Thursday of Week 11 in Ordinary Time
“In your prayers, do not babble as the pagans do, for they think that by using many words they will make themselves heard.“
I have a constant struggle with prayer, because I have always found it difficult to maintain the balance between praying in a manner I am comfortable with, and piety (with the discipline it involves). On the one hand, I agree with today’s passage in wanting to speak to our Father candidly on whatever is on my mind, without resorting to ‘many words’. On the other, I think it is important to set aside time for prayer even when I don’t feel like it, because my faith ought to be based on more than my moods or feelings – but then, that seems to border on the mindless praying the passage advises against.
I also ponder about what to say during prayer. Sometimes I seem to spend my prayer either rambling/ranting about my day or setting out a long list of petitions, as if I am asking our Father to fulfil my will instead of trying to discern His. I have also tried embarking on devotional prayers; although they help me to know more about Jesus and Mary, sometimes I feel as if I am reciting them on autopilot, or making them into a kind of offering to get what I am praying for – both of which sound very similar to babbling again! And then there are the times I attempted on some form of meditation, which usually ended in me either getting distracted or dozing off.
Maybe the main question underlying my dilemmas is why we pray. There is a wealth of resources on this topic (I found Father Mike Schmitz’s video a concise watch) and I suppose all of us will have to come up with our own answers which may evolve over time too. So I thought it would be more useful to return to the text of today’s passage, which made me recall a priest’s sharing on how the Lord’s Prayer illustrates our relationship with God and all that we should say to Him.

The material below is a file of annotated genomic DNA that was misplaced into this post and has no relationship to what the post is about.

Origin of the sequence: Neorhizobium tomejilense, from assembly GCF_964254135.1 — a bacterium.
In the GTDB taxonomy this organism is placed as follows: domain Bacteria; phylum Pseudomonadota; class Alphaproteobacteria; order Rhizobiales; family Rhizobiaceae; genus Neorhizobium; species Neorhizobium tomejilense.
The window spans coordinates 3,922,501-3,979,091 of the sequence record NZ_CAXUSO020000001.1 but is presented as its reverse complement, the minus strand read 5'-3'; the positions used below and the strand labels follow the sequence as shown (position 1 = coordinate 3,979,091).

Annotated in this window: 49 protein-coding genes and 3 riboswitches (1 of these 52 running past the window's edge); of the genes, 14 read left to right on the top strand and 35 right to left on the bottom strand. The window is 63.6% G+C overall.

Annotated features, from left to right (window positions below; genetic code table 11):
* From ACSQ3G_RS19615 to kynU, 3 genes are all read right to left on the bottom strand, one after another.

Our Father in heaven, hallowed be your name
We start by praising God (which makes me wonder how much of my prayer I spend in sincere praise and thanksgiving).
Your kingdom come, your will be done, on earth as in heaven.
We acknowledge God’s will and His call to spread His word beyond our shores to the world (which also reminds me of Bishop Barron’s message on how our Lord desires to bring heaven and earth together).
Give us today our daily bread; and forgive us our debts, as we forgive our debtors;
We ask for daily sustenance (which makes me wonder if I sufficiently cherish the ability to receive the Eucharist, and also realise soberly that I am in need of mercy every day).
And do not subject us to the final test, but deliver us from the evil one.
We end by asking for daily protection (which makes me realise how I ought to remember to rely on God’s grace rather than think and act as if I can do it all on my own).
I also need to keep in mind that our Father knows what we need better than we know ourselves, and that He will always provide us what we need. Maybe I can gain guidance for my own approach to prayer by reflecting further on the words He himself gave us.
P.S. Another resource I am currently listening to on how we can decide our daily prayer routine is Dr Edward Sri’s podcast here.
(Today’s OXYGEN by Jaclyn Lam)
Prayer: Lord, forgive us for the times we take You for granted, or are too busy for you, or just don’t know how to relate to You. Guide our attempts to spend time with You, and send us your Holy Spirit to bless us with the fruits of wisdom, knowledge and understanding we need to pray.
Thanksgiving: Thank you Lord, for always making the time for us and for hearing our every prayer, both spoken and unspoken. Thank you for knowing us better than we know ourselves and for loving us anyway.